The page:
Pirate FM News

Cornish Teachers Facing Classroom Abuse

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Published by the Pirate FM News Team at 12:27pm 24th January 2012. (Updated at 2:43pm 24th January 2012)

The number of reports about Cornish secondary school teachers facing abuse reaches more than one a month.

In the last five years officials have dealt with almost 90.

30 were verbal attacks.

Nine needed hospital treatment

Duchy union representative Kathy Wallis is worried that is just the tip of the iceberg:

"I do think those figures are seriously under reported. A lot of teachers think it is a normal thing to go to work and be sworn at. I had a newly qualified teacher a couple of years ago who actually said ' I'm sorry, but I thought this was what we had to put up with'"

"We need zero tolerance. In Cornwall we're very lucky because we have a very low rate of this. But even so if you are one of those teachers who's been hit, who's been assaulted, who's been knocked over, who's been verbally abused, then that is far too many"

Kelley Butcher is the head teacher at St Hilary near Penzance. 

She says respect needs to be taught from an early age: "It gives them the building blocks for their future. It just needs to be part of what's inherent in their personality and part of everything that they do so that they grow into well rounded little human beings that respect people and the things around them.

"It's absolutely vital that, at primary school ages, they get that good grounding, and that we don't just assume that children know how to respect and how to care for things, and that we make this part of what we teach them at school, part of the curriculum and just part of everyday life."

In a statement Cornwall Council says:

“Cornwall has a very strong record of good behaviour in its schools, with a report from Ofsted inspectors last year finding behaviour to be ‘good’ or ‘outstanding’ in all the county’s secondary schools - putting Cornwall among the top 15 authorities in England where the behaviour of students was assessed as either ‘good’ or ‘outstanding’.  This is the second year running that Cornwall’s 31,649 students had been found to be among the best behaved in the country. “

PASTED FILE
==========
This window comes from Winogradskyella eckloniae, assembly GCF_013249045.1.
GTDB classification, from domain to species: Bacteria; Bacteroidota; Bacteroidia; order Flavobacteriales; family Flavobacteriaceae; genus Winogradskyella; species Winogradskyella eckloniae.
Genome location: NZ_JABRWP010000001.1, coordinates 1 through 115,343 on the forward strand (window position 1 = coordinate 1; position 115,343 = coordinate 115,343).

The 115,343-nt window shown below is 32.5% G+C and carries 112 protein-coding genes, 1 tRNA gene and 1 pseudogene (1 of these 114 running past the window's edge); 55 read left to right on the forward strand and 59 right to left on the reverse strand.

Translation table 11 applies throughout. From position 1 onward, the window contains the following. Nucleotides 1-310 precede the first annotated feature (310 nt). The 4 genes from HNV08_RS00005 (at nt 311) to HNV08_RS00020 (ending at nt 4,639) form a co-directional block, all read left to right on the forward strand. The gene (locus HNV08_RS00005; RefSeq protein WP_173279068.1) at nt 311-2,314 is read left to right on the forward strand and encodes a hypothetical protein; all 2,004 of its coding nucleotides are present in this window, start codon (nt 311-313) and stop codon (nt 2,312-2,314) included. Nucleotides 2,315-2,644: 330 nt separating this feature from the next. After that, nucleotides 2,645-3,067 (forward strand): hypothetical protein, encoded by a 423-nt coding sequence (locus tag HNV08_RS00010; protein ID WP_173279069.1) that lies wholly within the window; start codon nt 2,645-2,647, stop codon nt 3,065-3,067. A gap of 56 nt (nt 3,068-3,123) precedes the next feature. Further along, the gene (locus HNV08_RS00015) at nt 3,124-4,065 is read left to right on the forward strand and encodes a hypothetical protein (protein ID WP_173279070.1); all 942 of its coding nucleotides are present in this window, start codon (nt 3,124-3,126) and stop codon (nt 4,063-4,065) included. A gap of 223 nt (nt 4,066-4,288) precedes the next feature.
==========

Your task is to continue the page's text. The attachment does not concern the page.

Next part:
“There have been 89 incidents involving pupils and staff in Cornwall’s 31 secondary schools over the past five years.  This equates to a frequency of one incident on average in a school every two years.  31 of these incidents were verbal, with the remaining 58 relatively minor in nature.  These included occasions where students became aggressive and pushed or grabbed at a member of staff and one incident where a teacher who went to break up a fight between students was accidentally caught up in the dispute.  The majority of these incidents involved cuts and bruises.  Nine members of staff were treated in hospital for minor injuries, including sprains and strains and a broken nose.  None resulted in the long term absence of staff and no weapons were involved in any of the incidents.”

 “The Council has a duty of care to both staff and students and takes all incidents very seriously.  The data shows Cornwall to be better than national averages based on our school Ofsted outcomes.   Schools in Cornwall work with a wide range of Council services, both individually and through the nationally recognised Behaviour and Attendance Partnerships.  All have clear behaviour policies in place which are agreed with students and parents and carers.  This partnership working has resulted in a dramatic drop in exclusions across the county and has been used as one of two examples of good practice in recent Government guidance.”

 

 

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